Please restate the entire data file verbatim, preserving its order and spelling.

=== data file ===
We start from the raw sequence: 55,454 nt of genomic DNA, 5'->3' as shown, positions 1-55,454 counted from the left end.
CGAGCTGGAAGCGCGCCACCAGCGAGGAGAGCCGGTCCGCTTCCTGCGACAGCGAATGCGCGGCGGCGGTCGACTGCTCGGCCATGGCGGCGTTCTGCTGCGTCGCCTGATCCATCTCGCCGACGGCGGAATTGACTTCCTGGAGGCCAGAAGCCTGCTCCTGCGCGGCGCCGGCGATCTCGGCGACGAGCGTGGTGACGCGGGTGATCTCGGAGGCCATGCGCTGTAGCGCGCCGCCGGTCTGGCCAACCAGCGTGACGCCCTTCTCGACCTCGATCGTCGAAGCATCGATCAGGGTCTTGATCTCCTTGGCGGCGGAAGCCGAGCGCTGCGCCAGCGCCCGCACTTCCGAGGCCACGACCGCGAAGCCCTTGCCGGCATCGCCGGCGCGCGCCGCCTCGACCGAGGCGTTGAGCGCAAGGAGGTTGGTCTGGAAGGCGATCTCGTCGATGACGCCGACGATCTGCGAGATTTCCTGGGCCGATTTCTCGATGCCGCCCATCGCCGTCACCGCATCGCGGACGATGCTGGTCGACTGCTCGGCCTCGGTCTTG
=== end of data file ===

We start from the raw sequence: 55,454 nt of genomic DNA, 5'->3' as shown, positions 1-55,454 counted from the left end.
CGAGCTGGAAGCGCGCCACCAGCGAGGAGAGCCGGTCCGCTTCCTGCGACAGCGAATGCGCGGCGGCGGTCGACTGCTCGGCCATGGCGGCGTTCTGCTGCGTCGCCTGATCCATCTCGCCGACGGCGGAATTGACTTCCTGGAGGCCAGAAGCCTGCTCCTGCGCGGCGCCGGCGATCTCGGCGACGAGCGTGGTGACGCGGGTGATCTCGGAGGCCATGCGCTGTAGCGCGCCGCCGGTCTGGCCAACCAGCGTGACGCCCTTCTCGACCTCGATCGTCGAAGCATCGATCAGGGTCTTGATCTCCTTGGCGGCGGAAGCCGAGCGCTGCGCCAGCGCCCGCACTTCCGAGGCCACGACCGCGAAGCCCTTGCCGGCATCGCCGGCGCGCGCCGCCTCGACCGAGGCGTTGAGCGCAAGGAGGTTGGTCTGGAAGGCGATCTCGTCGATGACGCCGACGATCTGCGAGATTTCCTGGGCCGATTTCTCGATGCCGCCCATCGCCGTCACCGCATCGCGGACGATGCTGGTCGACTGCTCGGCCTCGGTCTTG